Like many, I watched the VMA’s this past Sunday. Let’s admit it, the past few years’ shows have been anything but superb. From that Robin/Miley wannabe twerk-a-thon (which, by the way, ruined foam fingers for me) to Kanye stealing Taylor’s limelight to proclaim Beyonce’s “Single Ladies” video was the best of all time (*cough* which it was), the VMA’s have always been a stage where artists could let loose a little. Beyonce debuted her baby bump and Lady Gaga wore a meat dress! Anything can happen. My personal favorite though will always be Fiona Apple telling the truth. Back to today, this year’s VMA’s was like all the others; highs and lows, cute and ugly, good, bad and the absolute worse.
One part of the VMA’s that made the show was Beyonce. In true Beyonce fashion, she was the headliner and everyone else was just the opener. (Except for Rihanna, who was given the Michael Jackson Video Vanguard Award aka a lifetime achievement award. As she performed 4 times, each electrifying in their own way, she would be the co-headliner.) In her 15 minute performance, she truly defined and owned the word legend. When I hear people complain about her being too overrated, I truly don’t understand. That isn’t just Lauren the fan saying that, it’s me the music and pop culture lover who wants be blown away by an artist’s performance.
Let’s go over last night: Britney is great, don’t get me wrong; she’s survived the lowest lows and came back when no one believed in her. While we saw her with great choreography, she wasn’t singing live (something she’s become known for.) Ariana Grande and Nicki Minaj did a damn good Soul Cycle routine, but it seemed a little too flat. Future did Future. Nick Jonas did something with a diner and bacon. Chance the Rapper didn’t perform sadly. Kanye premiered his “Fade” video, which made everyone’s jaw drop with the ever so fit, beautiful and talented Teyana Taylor. Anyways, you get the point. So let’s go ahead and explore Beyonce’s stunning night.
Let’s back it up all the way to the red carpet:
Not only did she bring all the beautiful women who starred in her Lemonade film, but the mothers of Trayvon Martin, Eric Garner, Michael Brown and Oscar Grant III. They were also in Lemonade as she brought awareness to the Black Lives Matter Movement. The women looked majestic as the graced the white carpet. Only Beyonce can pull off something like that. Blue Ivy, who, understandably so, wasn’t having any of the photographer’s mess, made an appearance too!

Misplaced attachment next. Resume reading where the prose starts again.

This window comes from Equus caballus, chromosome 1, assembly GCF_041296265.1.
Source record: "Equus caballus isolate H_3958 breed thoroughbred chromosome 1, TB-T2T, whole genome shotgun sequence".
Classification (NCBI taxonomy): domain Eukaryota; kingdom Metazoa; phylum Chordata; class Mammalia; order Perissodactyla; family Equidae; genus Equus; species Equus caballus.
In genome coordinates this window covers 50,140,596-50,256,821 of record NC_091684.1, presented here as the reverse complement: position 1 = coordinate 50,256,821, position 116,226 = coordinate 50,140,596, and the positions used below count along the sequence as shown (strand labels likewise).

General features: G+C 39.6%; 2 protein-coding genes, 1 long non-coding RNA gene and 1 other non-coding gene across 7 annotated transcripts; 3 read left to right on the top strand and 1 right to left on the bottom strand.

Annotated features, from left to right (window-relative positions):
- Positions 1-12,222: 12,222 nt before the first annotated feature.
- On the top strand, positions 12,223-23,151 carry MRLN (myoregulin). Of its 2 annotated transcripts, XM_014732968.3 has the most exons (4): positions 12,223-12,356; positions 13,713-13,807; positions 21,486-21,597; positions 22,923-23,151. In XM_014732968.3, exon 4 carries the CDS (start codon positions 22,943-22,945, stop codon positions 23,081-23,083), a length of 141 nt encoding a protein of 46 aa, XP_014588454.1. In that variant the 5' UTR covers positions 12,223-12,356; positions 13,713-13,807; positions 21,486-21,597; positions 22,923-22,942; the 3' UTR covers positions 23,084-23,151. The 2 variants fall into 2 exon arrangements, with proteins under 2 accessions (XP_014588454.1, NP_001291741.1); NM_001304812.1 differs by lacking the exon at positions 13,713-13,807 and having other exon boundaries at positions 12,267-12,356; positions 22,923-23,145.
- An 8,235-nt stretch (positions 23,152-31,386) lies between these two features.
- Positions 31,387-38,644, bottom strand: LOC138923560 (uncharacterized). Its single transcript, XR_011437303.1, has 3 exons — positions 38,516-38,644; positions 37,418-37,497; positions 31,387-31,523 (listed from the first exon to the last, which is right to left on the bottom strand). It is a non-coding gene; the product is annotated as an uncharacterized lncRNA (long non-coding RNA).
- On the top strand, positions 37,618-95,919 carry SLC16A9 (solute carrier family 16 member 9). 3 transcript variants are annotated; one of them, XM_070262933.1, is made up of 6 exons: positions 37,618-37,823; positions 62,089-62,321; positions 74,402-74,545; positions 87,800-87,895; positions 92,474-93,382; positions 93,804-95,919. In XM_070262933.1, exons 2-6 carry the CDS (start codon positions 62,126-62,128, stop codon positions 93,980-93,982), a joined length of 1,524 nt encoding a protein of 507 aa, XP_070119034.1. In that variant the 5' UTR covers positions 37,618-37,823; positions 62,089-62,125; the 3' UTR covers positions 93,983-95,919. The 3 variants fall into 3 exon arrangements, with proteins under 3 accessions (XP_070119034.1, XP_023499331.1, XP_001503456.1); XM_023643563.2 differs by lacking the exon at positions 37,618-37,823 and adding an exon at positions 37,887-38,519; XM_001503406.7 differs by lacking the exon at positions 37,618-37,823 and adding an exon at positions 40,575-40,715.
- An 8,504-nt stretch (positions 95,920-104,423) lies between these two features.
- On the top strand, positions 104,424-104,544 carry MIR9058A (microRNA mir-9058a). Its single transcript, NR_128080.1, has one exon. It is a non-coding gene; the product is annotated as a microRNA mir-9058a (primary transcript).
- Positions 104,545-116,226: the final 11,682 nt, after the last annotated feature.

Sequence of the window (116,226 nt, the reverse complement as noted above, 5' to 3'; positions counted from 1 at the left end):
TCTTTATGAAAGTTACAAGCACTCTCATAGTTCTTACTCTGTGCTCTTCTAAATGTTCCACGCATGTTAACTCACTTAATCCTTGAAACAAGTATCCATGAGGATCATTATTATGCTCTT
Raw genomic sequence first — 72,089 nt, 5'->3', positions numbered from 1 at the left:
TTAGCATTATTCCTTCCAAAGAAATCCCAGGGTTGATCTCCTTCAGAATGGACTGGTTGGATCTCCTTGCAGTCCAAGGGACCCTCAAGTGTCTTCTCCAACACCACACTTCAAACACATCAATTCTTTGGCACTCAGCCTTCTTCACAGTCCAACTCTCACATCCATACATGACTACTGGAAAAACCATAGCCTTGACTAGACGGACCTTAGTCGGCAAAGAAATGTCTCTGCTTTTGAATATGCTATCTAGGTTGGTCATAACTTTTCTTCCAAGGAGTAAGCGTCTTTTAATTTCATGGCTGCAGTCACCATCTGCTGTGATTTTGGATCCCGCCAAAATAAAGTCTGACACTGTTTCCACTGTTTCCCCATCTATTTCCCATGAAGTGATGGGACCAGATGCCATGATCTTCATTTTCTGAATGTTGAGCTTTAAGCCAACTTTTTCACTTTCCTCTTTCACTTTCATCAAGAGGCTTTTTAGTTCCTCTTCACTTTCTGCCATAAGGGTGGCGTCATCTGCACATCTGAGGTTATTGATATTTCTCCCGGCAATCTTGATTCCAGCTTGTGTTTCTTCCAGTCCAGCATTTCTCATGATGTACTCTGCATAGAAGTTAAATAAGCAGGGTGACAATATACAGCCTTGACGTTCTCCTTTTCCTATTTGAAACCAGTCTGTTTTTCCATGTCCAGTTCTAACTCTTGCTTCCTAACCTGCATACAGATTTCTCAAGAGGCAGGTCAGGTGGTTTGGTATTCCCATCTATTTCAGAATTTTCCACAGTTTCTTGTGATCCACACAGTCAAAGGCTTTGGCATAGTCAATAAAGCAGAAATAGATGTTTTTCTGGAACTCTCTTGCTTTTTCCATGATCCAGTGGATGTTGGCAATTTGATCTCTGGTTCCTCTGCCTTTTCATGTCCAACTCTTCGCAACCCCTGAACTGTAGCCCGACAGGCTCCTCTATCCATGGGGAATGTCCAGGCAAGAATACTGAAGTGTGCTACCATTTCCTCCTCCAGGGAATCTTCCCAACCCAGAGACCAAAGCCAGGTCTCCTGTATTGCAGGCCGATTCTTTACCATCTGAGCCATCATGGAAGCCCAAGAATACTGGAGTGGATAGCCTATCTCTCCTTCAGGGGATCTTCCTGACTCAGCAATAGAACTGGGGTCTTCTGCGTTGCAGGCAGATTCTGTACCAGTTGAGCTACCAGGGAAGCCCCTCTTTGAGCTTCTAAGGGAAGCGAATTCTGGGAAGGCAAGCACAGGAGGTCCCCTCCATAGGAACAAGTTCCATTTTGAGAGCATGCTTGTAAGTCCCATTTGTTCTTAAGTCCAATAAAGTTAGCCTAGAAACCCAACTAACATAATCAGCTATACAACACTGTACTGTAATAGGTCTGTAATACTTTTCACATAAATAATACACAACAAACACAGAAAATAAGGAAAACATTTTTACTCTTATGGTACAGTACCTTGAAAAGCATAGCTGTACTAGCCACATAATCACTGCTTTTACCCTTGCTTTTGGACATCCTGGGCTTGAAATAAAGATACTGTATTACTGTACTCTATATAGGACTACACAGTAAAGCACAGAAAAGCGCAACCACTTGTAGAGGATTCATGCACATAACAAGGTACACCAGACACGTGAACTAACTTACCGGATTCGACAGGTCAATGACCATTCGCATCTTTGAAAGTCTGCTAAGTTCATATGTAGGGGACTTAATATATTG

As for the performance, she sang a medley of Pray You Catch Me, Hold Up, Sorry, Don’t Hurt Yourself and Formation. Not only did the stunning visuals steal the show, but the poetry from the original film was also added before each song, which made it that much better. The woman behind it, Warsan Shire, is a treasure if you didn’t know.
She took the stage with “Pray You Catch Me,” a ballad confirming her fear of her man cheating. When Beyonce has that look in her eye, you know something is about to go off. Her vocals, for those who still don’t believe she can sing, were better than ever. And live!
From “Pray,” “Hold Up” began. I know I, like many, have been in that situation of looking jealous and crazy when confronting a partner, demanding to know where he stands. And you belong together, they don’t love you like I love you. The bat used in the video, labeled hot sauce, also made an appearance as she broke a camera. Whoops!
Next up, my personal favorite: “Sorry” It’s that defiant, I don’t give a damn song we’ve needed. (No joke, I listen to this whenever I get upset over a boy.) She gives the middle finger and calls out Becky with the good hair. Sorry not sorry.
Then she came and blew us away with the angry “Don’t Hurt Yourself” With Jack White in the chorus, it’s the peak of Beyonce’s anger. It’s the last straw before this man’s ass is gone. When you play me, you play yourself.
Lastly, “Formation” Personally, I would’ve loved “Freedom” to end it, but her and Kendrick Lamar already took it to the next level. Formation is all about Black girl magic. This song isn’t for me, but I will always dance to it. This was also the song some considered to be anti-police because of the powerful video. It caused controversy as she performed it at the Super Bowl, but it doesn’t matter because Beyonce slays.
At the end, as the camera went to a full stadium shot, you see the dancers have lined up to create the symbol for female. Just like her previous VMA performance where Feminist appeared on the large screen behind her, she always makes you notice.
I can’t truly put into words Beyonce’s work ethic and how much she values production. She consistently put in so much effort to create these performance, stunning visual, short films, albums. I dare you to find an artist today that puts this much work in for her art. It's not just a performance when it comes to her, it's an experience. Above all, she does it humbly and gracefully. You don’t have to agree with what she says or like her music, but undermining her work is ridiculous. She’s Queen Bey for a reason and she’ll go down in history books.